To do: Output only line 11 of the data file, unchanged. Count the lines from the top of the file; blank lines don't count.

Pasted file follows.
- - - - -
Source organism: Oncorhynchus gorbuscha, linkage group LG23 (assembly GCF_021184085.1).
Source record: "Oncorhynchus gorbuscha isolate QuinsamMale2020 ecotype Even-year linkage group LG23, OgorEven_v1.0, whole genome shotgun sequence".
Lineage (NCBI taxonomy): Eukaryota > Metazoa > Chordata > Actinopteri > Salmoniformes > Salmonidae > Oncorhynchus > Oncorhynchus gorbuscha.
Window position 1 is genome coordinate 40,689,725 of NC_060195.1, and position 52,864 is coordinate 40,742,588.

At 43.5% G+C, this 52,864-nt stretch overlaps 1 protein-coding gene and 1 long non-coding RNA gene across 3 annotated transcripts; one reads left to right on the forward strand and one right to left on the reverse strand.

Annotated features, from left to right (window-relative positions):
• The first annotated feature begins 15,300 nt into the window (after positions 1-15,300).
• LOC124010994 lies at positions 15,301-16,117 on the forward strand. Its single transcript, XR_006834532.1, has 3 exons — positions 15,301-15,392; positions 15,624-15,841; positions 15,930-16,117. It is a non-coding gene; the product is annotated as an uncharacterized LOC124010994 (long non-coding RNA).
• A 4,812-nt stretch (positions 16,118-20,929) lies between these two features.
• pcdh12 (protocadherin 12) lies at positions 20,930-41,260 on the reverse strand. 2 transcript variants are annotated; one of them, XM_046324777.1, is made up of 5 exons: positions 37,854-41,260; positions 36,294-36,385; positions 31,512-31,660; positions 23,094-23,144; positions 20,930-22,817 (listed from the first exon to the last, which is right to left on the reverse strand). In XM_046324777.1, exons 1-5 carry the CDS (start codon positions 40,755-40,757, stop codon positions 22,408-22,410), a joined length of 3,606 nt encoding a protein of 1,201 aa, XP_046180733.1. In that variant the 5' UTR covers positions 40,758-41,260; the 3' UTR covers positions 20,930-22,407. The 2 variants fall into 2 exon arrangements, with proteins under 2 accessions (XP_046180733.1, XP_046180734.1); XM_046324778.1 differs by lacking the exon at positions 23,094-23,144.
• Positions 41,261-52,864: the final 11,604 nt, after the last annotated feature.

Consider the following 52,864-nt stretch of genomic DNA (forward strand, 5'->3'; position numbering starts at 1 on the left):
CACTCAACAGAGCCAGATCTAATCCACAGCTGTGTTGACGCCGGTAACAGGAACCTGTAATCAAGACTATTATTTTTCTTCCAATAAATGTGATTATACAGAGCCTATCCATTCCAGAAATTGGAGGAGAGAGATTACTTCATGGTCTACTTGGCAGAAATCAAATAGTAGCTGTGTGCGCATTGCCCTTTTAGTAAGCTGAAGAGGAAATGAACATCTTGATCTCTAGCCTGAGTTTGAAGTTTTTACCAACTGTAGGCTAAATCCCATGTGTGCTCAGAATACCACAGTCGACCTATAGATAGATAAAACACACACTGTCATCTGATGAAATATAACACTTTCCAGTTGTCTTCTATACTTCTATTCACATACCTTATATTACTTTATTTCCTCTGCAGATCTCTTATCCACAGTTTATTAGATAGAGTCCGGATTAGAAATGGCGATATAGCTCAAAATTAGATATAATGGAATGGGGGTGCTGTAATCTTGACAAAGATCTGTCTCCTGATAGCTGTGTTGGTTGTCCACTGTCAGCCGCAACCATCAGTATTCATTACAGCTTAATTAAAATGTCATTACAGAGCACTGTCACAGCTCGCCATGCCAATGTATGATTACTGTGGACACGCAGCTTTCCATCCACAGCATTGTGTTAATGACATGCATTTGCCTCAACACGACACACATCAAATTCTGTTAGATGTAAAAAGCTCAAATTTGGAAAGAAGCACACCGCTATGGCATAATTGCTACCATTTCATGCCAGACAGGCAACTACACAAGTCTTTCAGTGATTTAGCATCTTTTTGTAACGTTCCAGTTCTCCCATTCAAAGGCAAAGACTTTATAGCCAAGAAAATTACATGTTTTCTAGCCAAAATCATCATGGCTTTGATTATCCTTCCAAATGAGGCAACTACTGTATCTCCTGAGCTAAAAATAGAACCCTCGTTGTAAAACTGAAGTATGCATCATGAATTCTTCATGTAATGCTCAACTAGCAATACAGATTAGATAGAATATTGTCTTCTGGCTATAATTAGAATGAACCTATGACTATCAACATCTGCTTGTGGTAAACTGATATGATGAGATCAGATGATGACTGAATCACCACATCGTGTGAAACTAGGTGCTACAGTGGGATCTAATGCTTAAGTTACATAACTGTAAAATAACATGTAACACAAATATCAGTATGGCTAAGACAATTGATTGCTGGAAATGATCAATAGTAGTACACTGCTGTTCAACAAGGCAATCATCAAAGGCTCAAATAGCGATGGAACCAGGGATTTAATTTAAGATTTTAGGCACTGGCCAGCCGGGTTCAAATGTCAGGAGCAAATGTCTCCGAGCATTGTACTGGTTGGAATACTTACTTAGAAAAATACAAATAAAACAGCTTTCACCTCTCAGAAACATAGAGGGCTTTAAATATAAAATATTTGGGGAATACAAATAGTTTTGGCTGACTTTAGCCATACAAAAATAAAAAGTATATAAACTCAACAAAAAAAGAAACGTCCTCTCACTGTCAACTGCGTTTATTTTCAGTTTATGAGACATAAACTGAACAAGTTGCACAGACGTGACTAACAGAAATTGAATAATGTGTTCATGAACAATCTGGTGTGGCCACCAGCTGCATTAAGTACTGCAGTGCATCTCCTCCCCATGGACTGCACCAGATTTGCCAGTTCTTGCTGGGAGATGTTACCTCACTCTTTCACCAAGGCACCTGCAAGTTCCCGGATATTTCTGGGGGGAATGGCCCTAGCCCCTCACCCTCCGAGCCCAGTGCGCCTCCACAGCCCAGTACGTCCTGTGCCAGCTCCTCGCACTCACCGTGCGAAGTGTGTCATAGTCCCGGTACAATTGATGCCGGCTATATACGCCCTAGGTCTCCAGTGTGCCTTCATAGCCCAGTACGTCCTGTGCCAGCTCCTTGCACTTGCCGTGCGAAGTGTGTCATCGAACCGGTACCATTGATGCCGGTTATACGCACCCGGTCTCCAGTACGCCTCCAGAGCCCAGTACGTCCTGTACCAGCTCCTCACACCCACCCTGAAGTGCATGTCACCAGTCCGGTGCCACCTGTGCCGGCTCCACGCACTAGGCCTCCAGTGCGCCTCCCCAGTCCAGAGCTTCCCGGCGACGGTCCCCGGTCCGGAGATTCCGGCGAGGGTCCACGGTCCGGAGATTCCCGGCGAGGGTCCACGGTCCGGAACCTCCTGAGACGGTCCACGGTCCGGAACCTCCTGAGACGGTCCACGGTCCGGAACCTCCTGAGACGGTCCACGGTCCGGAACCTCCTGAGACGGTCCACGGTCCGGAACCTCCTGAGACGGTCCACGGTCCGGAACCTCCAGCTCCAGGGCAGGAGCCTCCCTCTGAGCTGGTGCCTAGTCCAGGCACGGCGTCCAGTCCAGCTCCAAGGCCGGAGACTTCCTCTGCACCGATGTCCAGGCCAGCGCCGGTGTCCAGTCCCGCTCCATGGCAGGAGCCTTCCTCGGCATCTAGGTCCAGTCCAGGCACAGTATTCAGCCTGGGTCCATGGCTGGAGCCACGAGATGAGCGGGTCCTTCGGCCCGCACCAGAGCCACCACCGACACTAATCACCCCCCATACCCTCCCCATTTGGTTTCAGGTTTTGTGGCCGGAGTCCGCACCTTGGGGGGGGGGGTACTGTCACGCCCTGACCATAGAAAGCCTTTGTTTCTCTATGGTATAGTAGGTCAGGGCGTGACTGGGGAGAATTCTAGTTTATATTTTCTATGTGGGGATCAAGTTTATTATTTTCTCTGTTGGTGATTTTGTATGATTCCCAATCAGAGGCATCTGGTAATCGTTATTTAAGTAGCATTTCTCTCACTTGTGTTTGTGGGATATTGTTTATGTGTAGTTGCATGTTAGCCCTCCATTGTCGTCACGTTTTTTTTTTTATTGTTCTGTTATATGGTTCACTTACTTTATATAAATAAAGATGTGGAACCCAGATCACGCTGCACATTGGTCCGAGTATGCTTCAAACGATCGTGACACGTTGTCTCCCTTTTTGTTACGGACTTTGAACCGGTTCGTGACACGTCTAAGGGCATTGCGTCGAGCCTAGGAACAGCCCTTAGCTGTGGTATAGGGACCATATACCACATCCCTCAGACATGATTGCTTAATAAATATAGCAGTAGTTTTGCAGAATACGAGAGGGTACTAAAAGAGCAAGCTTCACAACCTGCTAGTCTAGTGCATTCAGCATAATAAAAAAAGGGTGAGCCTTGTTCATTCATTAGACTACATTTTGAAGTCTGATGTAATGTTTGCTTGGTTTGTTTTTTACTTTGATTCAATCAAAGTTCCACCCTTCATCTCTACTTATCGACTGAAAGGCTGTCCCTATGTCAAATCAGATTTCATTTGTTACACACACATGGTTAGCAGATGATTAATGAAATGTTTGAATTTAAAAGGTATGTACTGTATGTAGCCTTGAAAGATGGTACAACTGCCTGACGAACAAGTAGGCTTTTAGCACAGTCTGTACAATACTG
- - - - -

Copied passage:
• Positions 41,261-52,864: the final 11,604 nt, after the last annotated feature.